Which sounds familiar if you remember my Bumblebee review, I’m sure.

When I first got the machine he asked about the specs, but as someone who doesn’t pay that much mind I wasn’t even really sure where to find them. Time went by and we all kind of forgot about it.

But then we went to grab something in my room tonight, he caught sight of the machine and started to look it over. One thing led to another and soon enough part of the hangout turned into setting up computer time.

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I’m officially a proponent of free labor.

Turns out that extra space I laid out works pretty well for what I need:

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Even though I might not keep the extension cords squished between the machine and my desk, I’ll have to decide later.

In the meantime we booted this thing up and decided to take a look.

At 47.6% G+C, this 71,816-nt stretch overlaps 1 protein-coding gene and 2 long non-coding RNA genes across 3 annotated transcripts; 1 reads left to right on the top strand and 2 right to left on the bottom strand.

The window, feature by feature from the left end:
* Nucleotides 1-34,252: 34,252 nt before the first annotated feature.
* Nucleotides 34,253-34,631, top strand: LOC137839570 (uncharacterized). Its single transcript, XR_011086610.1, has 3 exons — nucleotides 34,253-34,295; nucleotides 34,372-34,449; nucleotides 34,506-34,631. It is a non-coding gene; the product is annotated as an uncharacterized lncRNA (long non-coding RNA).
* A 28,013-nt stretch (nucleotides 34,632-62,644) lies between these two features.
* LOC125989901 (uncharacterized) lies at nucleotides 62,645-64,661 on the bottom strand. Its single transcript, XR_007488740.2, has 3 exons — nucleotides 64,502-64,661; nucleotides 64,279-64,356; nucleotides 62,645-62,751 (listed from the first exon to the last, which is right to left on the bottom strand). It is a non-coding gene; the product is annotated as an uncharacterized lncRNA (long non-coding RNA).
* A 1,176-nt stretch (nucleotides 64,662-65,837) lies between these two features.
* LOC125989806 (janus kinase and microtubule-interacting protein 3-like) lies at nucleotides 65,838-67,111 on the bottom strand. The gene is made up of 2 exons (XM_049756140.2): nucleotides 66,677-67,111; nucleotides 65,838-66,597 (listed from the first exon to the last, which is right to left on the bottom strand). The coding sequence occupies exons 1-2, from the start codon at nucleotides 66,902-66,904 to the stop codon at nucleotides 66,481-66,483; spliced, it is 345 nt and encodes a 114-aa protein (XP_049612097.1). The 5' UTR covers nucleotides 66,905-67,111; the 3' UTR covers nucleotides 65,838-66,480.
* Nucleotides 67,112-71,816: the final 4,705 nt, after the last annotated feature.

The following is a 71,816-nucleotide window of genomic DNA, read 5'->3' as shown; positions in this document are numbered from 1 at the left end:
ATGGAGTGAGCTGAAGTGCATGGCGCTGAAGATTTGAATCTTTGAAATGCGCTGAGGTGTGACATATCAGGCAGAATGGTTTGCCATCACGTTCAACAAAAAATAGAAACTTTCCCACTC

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Check out that pretty display. It’s certainly a step up from the desktop Mac that was there before, which I might not ever have to plug-in again considering I took everything that I wanted.

So now I have a brand new computer to toy around with as the spring 2019 semester begins.

… Or actually, perhaps not so soon. Apparently the machine can’t connect to wi-fi, and we might have to figure out a different way to get the thing online.

I’ll have to sit down with my Dad and look things over later. Maybe tomorrow.

For now I’m going to go back to waiting on that super blood moon and watching Bob’s Burgers with the crew. Because god damn that show is funny.

“Hey Siri…”

“Hey Siri…”

I’ll be honest, it has been a little hard to get motivated to do much of anything today. Last night there was a shooting at a bowling alley called Gable House Bowl in Torrance, which hit pretty much all the big news outlets.

Shootings like this are always a tragedy, but this one hit pretty close to home for me.